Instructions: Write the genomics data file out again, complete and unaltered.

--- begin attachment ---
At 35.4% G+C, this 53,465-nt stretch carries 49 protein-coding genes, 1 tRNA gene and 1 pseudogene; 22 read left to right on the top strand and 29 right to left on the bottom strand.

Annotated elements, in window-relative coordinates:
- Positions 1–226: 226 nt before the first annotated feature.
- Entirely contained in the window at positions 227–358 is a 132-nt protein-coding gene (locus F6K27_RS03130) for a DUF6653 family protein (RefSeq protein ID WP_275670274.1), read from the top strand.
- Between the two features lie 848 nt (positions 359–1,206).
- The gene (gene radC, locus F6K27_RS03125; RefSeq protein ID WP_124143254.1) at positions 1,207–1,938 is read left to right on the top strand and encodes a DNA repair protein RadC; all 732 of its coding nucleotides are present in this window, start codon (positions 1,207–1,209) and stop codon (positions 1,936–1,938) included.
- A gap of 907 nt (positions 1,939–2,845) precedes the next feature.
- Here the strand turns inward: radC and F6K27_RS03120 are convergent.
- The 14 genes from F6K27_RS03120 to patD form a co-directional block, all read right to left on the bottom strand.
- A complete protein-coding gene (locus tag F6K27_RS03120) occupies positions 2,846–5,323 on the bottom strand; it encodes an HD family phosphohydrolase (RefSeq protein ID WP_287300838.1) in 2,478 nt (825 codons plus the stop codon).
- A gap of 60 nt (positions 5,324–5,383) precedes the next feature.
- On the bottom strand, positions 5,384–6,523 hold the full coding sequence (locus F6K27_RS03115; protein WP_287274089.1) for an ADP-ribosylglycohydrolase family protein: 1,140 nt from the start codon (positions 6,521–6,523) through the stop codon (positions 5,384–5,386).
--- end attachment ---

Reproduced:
At 35.4% G+C, this 53,465-nt stretch carries 49 protein-coding genes, 1 tRNA gene and 1 pseudogene; 22 read left to right on the top strand and 29 right to left on the bottom strand.

Annotated elements, in window-relative coordinates:
- Positions 1–226: 226 nt before the first annotated feature.
- Entirely contained in the window at positions 227–358 is a 132-nt protein-coding gene (locus F6K27_RS03130) for a DUF6653 family protein (RefSeq protein ID WP_275670274.1), read from the top strand.
- Between the two features lie 848 nt (positions 359–1,206).
- The gene (gene radC, locus F6K27_RS03125; RefSeq protein ID WP_124143254.1) at positions 1,207–1,938 is read left to right on the top strand and encodes a DNA repair protein RadC; all 732 of its coding nucleotides are present in this window, start codon (positions 1,207–1,209) and stop codon (positions 1,936–1,938) included.
- A gap of 907 nt (positions 1,939–2,845) precedes the next feature.
- Here the strand turns inward: radC and F6K27_RS03120 are convergent.
- The 14 genes from F6K27_RS03120 to patD form a co-directional block, all read right to left on the bottom strand.
- A complete protein-coding gene (locus tag F6K27_RS03120) occupies positions 2,846–5,323 on the bottom strand; it encodes an HD family phosphohydrolase (RefSeq protein ID WP_287300838.1) in 2,478 nt (825 codons plus the stop codon).
- A gap of 60 nt (positions 5,324–5,383) precedes the next feature.
- On the bottom strand, positions 5,384–6,523 hold the full coding sequence (locus F6K27_RS03115; protein WP_287274089.1) for an ADP-ribosylglycohydrolase family protein: 1,140 nt from the start codon (positions 6,521–6,523) through the stop codon (positions 5,384–5,386).